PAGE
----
Cassava

Manihot, Tapioca, Singkong

Manihot esculenta F. Euphorbiaceae

This information on Herbs is provided free from Isabell Shipard's Herb book.
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Herb Book Commendations


Cassava
Cassava


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Medicinal Uses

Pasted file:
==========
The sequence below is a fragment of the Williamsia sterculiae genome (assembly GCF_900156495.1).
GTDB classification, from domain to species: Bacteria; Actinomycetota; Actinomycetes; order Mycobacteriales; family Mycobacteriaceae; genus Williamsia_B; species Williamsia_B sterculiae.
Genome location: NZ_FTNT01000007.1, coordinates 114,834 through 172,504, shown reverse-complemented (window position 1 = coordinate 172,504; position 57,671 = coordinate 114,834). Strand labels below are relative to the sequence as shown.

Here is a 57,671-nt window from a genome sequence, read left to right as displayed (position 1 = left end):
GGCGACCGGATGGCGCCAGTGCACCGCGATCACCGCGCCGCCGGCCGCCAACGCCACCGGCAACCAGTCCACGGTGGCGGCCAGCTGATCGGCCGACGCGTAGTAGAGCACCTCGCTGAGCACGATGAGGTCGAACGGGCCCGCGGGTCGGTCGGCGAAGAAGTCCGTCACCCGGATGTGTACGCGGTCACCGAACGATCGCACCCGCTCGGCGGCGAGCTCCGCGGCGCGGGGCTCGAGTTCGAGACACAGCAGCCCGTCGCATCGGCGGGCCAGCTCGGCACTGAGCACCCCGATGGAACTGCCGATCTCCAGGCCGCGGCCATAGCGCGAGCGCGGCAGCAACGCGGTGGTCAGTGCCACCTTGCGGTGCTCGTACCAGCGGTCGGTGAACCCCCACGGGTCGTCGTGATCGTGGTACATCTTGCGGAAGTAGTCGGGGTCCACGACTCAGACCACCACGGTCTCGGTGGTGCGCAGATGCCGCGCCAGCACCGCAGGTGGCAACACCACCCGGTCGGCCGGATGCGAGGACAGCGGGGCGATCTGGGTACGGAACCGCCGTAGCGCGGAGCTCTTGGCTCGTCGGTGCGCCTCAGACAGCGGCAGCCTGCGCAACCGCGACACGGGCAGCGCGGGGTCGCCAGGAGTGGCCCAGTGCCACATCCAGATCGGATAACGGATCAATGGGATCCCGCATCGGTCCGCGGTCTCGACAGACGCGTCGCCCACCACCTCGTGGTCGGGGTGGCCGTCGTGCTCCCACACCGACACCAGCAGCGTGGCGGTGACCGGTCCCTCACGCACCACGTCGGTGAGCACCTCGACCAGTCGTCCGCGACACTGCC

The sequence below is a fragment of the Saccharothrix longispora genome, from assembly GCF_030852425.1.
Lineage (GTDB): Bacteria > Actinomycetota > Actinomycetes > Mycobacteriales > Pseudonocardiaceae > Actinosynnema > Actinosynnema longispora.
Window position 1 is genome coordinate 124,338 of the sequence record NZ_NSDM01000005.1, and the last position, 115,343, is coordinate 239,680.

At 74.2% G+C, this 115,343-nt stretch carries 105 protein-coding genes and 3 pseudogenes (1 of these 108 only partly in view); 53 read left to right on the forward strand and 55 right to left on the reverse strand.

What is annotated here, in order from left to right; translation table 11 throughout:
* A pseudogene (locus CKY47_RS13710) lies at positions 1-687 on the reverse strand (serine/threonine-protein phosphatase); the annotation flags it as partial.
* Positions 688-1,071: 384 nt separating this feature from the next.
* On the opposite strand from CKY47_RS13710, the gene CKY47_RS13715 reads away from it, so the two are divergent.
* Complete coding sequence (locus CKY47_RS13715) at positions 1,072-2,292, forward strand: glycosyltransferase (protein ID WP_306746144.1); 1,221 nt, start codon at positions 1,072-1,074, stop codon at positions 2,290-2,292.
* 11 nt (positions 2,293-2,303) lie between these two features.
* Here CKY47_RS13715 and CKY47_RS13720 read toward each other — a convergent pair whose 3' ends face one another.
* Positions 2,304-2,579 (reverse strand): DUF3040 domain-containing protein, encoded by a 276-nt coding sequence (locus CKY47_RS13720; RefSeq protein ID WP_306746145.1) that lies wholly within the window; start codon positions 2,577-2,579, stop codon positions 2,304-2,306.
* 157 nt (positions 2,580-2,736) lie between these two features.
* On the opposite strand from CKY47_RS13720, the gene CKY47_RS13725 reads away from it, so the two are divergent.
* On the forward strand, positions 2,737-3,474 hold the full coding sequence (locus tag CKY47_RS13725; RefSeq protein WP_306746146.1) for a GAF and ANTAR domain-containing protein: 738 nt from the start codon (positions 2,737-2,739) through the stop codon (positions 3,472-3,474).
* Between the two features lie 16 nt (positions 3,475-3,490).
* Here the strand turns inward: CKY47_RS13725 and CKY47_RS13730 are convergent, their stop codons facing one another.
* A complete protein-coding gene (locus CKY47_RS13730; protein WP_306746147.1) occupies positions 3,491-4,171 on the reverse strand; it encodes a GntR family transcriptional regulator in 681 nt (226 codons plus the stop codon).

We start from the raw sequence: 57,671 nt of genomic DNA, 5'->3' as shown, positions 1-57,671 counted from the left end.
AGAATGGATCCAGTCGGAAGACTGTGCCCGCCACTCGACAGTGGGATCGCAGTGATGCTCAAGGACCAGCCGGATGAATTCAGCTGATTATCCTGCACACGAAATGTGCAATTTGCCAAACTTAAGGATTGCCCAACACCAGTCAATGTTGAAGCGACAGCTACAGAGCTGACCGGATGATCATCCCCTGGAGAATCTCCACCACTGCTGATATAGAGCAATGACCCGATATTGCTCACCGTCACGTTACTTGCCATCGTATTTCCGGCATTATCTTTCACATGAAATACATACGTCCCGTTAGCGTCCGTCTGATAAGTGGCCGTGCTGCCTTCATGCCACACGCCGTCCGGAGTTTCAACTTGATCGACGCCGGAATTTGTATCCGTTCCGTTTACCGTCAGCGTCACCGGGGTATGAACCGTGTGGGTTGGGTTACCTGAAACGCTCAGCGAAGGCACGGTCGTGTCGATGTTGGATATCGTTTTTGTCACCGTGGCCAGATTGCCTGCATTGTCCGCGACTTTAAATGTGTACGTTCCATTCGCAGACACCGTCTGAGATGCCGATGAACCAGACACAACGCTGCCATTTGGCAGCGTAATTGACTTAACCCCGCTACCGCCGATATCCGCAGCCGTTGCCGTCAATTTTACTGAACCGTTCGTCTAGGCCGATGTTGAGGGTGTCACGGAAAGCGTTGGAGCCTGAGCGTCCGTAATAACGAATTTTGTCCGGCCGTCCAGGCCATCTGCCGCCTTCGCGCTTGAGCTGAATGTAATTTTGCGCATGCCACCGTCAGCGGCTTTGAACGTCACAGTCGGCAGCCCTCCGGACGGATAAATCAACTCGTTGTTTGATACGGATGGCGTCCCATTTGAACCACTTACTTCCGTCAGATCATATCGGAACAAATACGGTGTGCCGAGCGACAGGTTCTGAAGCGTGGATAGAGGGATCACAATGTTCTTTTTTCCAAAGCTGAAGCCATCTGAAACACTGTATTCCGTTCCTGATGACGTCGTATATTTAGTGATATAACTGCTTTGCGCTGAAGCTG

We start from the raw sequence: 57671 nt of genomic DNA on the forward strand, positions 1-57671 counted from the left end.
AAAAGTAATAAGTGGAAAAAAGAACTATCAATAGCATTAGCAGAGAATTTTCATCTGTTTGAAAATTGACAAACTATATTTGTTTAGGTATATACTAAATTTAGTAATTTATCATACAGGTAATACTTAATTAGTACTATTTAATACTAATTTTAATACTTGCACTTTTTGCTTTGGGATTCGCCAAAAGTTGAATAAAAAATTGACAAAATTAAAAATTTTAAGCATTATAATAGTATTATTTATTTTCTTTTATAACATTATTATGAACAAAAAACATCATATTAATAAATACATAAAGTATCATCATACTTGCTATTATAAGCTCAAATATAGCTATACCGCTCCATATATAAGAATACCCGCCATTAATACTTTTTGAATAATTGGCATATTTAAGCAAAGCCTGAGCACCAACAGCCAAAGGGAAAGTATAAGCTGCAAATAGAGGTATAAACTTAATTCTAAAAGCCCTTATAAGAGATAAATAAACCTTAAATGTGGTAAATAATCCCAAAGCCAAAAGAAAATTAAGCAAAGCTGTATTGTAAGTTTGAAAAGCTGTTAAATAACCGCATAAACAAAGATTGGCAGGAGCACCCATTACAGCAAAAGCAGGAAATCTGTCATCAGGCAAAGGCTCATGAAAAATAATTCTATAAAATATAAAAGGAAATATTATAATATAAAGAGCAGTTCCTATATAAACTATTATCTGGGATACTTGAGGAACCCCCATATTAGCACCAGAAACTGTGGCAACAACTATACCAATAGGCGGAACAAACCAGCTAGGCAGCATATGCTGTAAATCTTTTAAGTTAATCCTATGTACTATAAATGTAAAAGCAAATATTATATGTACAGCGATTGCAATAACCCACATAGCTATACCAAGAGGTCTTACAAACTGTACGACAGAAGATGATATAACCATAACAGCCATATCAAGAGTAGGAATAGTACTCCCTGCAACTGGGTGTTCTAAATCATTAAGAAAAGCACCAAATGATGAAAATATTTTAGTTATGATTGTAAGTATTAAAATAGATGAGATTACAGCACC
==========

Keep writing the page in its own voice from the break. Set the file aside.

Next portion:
Cassava has had many folk medicine uses in tropical and subtropical countries where it has been a staple food for millions of people. Leaves and roots have been a folk remedy for tumors and cancers, which may be due to the B17 content, also known as laetrile. Vitamin B17 is also found in some seeds like apricots, peaches, apples, plums, nectarines, cherries, bean sprouts, flax, millet, lentils, macadamia nuts, as well as bamboo shoots, watercress and sweet potato. Edward Griffin in his research and book, ‘World without cancer, the story of vitamin B17’, says that B17 stimulates haemoglobin red blood cell count. Griffin believes many ailments of man could be related to a simple vitamin B17 deficiency. It is noteworthy, that in some ethnic cultures, where the way of life has been a very simple diet with cassava as a staple food, cancer is a very rare occurrence.


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